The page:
I wish I could say there is more “good” in all my “good-byes” so far here. But just like daily life here, they’re a bit messy, confusing and almost always sweaty. I go, intending to say the right words of thanks, and hope for some kind of satisfying closure, but usually it all still feels like we’re in the middle of something.  Maybe the friend is still in a crisis and I’m not really sure if it’ll all end up OK. Or I’m still learning how to love in this culture, this foreign language, but I’m pretty sure I’ve just left a long list of misunderstandings and offenses.  Then there’s the lack of emotion shown to me, the stoicism that makes me wonder if any of this even matters. If I matter to them.

I bet I look stoic sometimes, too. But really, I’m just distracted…by my kids hiding in my shoulder so they don’t have to have their picture taken again, or the mosque’s call to prayer, or my own desire to just have the good-bye over with so I can go home and hide, too.

Sometimes I get a text later with more honest feelings, and that should feel better. But that just makes me sad, too.

I know it’s going to be OK. The next place is really exciting and the people are great and the work there is amazing and I need to just get there and move forward and plant roots and a bunch of other clichés that do actually work.

But still… right now, I’m in that “lost” period. And I’m just wondering if anyone else out there is here with me?

One small decision helped me this week. I plan to take a branch off my plumeria tree—the one Brad gave me for a birthday a few years ago—take it on the MAF plane ride and then plant it in my next home. I thought it would be silly and a bit indulgent especially when there are plumeria trees there, too. But then I remembered how my mom would pack up all her plants and stick them in the back of our station wagon to head to the next Army post.  Like she knew, too, that taking some living things from her last home would help her figure out life in the next one.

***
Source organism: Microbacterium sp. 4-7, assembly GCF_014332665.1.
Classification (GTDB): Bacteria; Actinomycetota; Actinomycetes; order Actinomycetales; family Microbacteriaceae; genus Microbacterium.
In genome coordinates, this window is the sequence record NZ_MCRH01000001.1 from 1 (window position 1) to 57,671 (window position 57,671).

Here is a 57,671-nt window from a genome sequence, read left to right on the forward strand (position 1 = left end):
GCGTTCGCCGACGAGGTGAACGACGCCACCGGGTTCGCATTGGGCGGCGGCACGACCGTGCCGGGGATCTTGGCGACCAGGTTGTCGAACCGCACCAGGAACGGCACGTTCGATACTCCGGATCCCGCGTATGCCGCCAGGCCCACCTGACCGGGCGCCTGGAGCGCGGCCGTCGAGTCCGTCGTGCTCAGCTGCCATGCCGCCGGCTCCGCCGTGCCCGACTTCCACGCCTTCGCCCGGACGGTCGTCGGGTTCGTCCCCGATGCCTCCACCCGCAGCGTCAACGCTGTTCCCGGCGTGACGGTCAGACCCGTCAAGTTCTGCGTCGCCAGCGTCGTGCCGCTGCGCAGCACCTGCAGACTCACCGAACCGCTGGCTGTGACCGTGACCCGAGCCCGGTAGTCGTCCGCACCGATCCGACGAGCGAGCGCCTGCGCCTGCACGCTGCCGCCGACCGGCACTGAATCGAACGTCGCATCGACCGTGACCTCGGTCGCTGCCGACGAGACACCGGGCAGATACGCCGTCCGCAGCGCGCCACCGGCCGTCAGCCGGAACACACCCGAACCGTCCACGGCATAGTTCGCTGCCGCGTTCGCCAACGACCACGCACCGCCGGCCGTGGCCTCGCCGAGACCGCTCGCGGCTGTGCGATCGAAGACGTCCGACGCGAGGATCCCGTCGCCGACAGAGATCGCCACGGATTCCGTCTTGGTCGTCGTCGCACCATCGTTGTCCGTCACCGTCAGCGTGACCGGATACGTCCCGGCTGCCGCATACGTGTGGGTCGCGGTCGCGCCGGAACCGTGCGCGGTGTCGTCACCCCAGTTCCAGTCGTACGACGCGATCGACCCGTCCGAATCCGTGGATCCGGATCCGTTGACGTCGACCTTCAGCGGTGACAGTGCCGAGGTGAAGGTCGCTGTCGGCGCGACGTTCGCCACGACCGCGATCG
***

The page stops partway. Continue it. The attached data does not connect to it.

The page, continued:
Sometimes I just need a reminder that life doesn’t end just because your time in that last place does.

And then there are the needs. I set a date for myself when I’d force myself to pull out of everything. The orphanage. The hospital visits for the patients Brad brings in. The visit to a neighbor in need. And then I keep extending it. And then moving it up. Can’t decide if it’s better to put it off until I’m neck-deep in boxes and still dashing off for one more visit, or better just ripping off the bandaid. Both sound bad.

And then there are my fears. There are people coming after us who will never know me here in this place, on this team, a family member here. And what happens to this place I had here in this place? It’s small, I know. I’m small. The island is small, too. But me here in this place for this time mattered to me. All the hurts and fears and adventure and growth and friendships and faith and pregnancies and flights and prayers and disappointments and doubts and grace—they all happened to me here. What happens to all that?

I know. Some of it will go with me. It changed me, after all, broke me to pieces, then healed into something new.

And some of the stuff will stay. This part is the hardest to believe, but in the off-chance that you’re going through a good-bye or a bad-bye, too, I’ll say it anyway so that maybe we can help each other believe true, good things. This is what I am trying to believe:  I, here at this time, changed something here, maybe even someone. And hopefully, in some good ways.

One of my childhood tricks for coping with moves was to sagely remind myself that every tear-filled good-bye started with a scared, but hope-filled hello and many hellos end up in teary good-byes. That sounds like a lot of tears. But the point was, those good-byes have to happen so the next hellos can happen so the next goodbyes happen and I’m starting to wonder how I ever found this fact comforting.


It seems I’m not in the mood tonight for my own pep talks. So, I’ll just finish by saying this, is there anyone else out there saying goodbye, too? OK. I thought so. Then, let’s be a little bit lost in all the good-byes and hellos together. 

photo credit: first and third photos, Kelly Hewes